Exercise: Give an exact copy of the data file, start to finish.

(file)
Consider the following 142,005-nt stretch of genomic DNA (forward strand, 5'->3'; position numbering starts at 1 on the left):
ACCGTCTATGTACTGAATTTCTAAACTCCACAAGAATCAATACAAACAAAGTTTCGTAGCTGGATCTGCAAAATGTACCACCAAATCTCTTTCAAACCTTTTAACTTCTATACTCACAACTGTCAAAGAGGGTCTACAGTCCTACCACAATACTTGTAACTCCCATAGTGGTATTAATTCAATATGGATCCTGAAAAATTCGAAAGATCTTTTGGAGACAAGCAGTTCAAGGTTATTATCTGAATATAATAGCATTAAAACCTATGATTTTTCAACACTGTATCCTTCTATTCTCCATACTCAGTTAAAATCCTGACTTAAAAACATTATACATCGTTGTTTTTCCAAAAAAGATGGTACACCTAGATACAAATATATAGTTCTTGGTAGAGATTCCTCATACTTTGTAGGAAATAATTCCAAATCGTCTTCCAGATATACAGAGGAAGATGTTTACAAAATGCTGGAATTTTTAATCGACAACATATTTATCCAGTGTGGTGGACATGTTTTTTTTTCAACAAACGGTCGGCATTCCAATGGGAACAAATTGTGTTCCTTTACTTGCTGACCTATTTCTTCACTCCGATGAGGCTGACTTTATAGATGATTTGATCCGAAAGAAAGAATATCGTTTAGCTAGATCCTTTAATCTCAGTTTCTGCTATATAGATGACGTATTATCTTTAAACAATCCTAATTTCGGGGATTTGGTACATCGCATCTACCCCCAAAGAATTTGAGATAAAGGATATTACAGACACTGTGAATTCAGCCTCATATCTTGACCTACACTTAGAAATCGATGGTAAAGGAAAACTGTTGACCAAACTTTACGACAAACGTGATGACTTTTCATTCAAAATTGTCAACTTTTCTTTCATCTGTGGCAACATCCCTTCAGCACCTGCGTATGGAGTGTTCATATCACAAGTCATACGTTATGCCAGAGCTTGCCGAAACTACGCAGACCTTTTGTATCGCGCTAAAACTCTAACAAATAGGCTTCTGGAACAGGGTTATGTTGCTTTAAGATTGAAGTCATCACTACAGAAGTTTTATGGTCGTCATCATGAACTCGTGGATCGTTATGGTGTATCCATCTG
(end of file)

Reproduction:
Consider the following 142,005-nt stretch of genomic DNA (forward strand, 5'->3'; position numbering starts at 1 on the left):
ACCGTCTATGTACTGAATTTCTAAACTCCACAAGAATCAATACAAACAAAGTTTCGTAGCTGGATCTGCAAAATGTACCACCAAATCTCTTTCAAACCTTTTAACTTCTATACTCACAACTGTCAAAGAGGGTCTACAGTCCTACCACAATACTTGTAACTCCCATAGTGGTATTAATTCAATATGGATCCTGAAAAATTCGAAAGATCTTTTGGAGACAAGCAGTTCAAGGTTATTATCTGAATATAATAGCATTAAAACCTATGATTTTTCAACACTGTATCCTTCTATTCTCCATACTCAGTTAAAATCCTGACTTAAAAACATTATACATCGTTGTTTTTCCAAAAAAGATGGTACACCTAGATACAAATATATAGTTCTTGGTAGAGATTCCTCATACTTTGTAGGAAATAATTCCAAATCGTCTTCCAGATATACAGAGGAAGATGTTTACAAAATGCTGGAATTTTTAATCGACAACATATTTATCCAGTGTGGTGGACATGTTTTTTTTTCAACAAACGGTCGGCATTCCAATGGGAACAAATTGTGTTCCTTTACTTGCTGACCTATTTCTTCACTCCGATGAGGCTGACTTTATAGATGATTTGATCCGAAAGAAAGAATATCGTTTAGCTAGATCCTTTAATCTCAGTTTCTGCTATATAGATGACGTATTATCTTTAAACAATCCTAATTTCGGGGATTTGGTACATCGCATCTACCCCCAAAGAATTTGAGATAAAGGATATTACAGACACTGTGAATTCAGCCTCATATCTTGACCTACACTTAGAAATCGATGGTAAAGGAAAACTGTTGACCAAACTTTACGACAAACGTGATGACTTTTCATTCAAAATTGTCAACTTTTCTTTCATCTGTGGCAACATCCCTTCAGCACCTGCGTATGGAGTGTTCATATCACAAGTCATACGTTATGCCAGAGCTTGCCGAAACTACGCAGACCTTTTGTATCGCGCTAAAACTCTAACAAATAGGCTTCTGGAACAGGGTTATGTTGCTTTAAGATTGAAGTCATCACTACAGAAGTTTTATGGTCGTCATCATGAACTCGTGGATCGTTATGGTGTATCCATCTG